Tag Archives: Depression

The perils of scientists who go fishing (Is Oscar the cat making me depressed)

27 Feb

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My usual focus here is on materials that are generic, and thus anyone could use them, but I’ve been thinking this week about research methods and thus this idea might really only be applicable to those teaching rational thinking at undergraduate level or above.

If you’ve  read anything else I’ve written here you’ll know that I have a strong focus on students understand the power of the scientific method to find ‘answers’. The current big idea of ‘big data’, and researchers ‘mining’ that data is somewhat alien to me. The  example of ‘big data’ that is currently exercising the British press is the government’s idea to make the data the National Health Service holds available to researchers.

I should say that there are clearly very good reasons to make such data available to researchers. Ben Goldacre has written an excellent article in the Guardian explaining why ‘big data’ is so valuable. My worry about ‘big data’ is that it encourages researchers to go ‘fishing’ through mountains of data without firstly progressing through making an observation, finding a theory and deriving a hypothesis from that theory. I’ve seen a great example of this data ‘fishing’ this week that rather sums up my fears. ‘Describing the Relationship between Cat Bites and Human Depression Using Data from an Electronic Health Record‘ by Hanauer etal was published in the peer-reviewed PLOS ONE journal, and using a very large ‘data mining’ sample produces evidence for exactly what the title describes.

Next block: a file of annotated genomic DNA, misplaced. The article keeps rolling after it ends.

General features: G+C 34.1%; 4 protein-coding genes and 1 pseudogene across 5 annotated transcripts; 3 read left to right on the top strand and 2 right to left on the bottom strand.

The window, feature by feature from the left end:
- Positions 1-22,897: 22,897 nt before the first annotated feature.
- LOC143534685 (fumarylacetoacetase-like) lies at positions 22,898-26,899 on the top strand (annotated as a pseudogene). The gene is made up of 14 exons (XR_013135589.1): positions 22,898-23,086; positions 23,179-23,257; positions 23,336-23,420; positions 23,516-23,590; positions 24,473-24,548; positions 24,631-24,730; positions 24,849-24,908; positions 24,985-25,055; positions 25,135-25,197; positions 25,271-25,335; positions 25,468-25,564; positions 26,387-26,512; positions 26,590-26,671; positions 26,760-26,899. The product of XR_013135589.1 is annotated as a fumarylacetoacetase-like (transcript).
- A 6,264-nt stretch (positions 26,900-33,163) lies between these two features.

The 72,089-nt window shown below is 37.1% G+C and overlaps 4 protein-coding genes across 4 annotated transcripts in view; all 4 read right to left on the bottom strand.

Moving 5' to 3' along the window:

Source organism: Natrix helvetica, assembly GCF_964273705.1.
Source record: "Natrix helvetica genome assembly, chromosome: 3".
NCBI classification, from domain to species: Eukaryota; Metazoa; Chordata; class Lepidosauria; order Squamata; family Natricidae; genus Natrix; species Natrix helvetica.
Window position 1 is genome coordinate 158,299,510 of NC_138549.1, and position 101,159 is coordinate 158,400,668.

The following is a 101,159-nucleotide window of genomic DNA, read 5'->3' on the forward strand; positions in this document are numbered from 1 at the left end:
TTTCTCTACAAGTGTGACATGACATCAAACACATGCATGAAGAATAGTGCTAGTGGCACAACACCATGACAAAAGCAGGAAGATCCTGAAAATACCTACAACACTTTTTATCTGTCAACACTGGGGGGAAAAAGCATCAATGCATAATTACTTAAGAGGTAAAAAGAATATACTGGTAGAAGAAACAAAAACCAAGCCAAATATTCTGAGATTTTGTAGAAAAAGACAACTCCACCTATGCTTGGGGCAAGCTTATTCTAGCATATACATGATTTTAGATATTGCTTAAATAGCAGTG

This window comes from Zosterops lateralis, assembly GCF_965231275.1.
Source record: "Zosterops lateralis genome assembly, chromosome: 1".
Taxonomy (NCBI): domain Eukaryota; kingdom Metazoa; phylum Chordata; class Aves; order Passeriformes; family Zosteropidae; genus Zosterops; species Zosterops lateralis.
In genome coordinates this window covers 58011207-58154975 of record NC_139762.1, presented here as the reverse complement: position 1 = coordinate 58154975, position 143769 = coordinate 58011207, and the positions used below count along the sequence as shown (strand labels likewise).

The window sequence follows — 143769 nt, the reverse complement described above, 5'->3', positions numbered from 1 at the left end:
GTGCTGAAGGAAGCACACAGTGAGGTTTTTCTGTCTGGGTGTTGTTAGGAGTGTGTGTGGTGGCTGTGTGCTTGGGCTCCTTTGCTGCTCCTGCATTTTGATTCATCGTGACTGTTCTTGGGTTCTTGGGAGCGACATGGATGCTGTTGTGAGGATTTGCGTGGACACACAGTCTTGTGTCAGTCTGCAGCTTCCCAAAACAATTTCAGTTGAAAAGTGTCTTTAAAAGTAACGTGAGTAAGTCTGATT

Now, it may well be that this paper has discovered a great unrecognised source of depression (and god knows I’m no stats genius), but I’m really bewildered by the idea of using null-hypothesis testing when you didn’t actually have a hypothesis before you started the study. My worry about this sort of thing was further compounded by reading an excellent article in a recent edition of Nature that gets to the heart of the idea that many scientists really don’t understand the statistics they are using. In particular the article looks at the impact on statistical significance if one factors in the plausibility of the initial hypothesis. Maybe cats really do cause depression (my own cat certainly annoys me when he decides to wake up at 5AM), but just how plausible is this hypothesis, and thus how much can we trust the statistically significant result that has been found.

Here endeth this odd detour into the land of statistics, I shall return to rants about the popular press undermining rational thinking in the near future.

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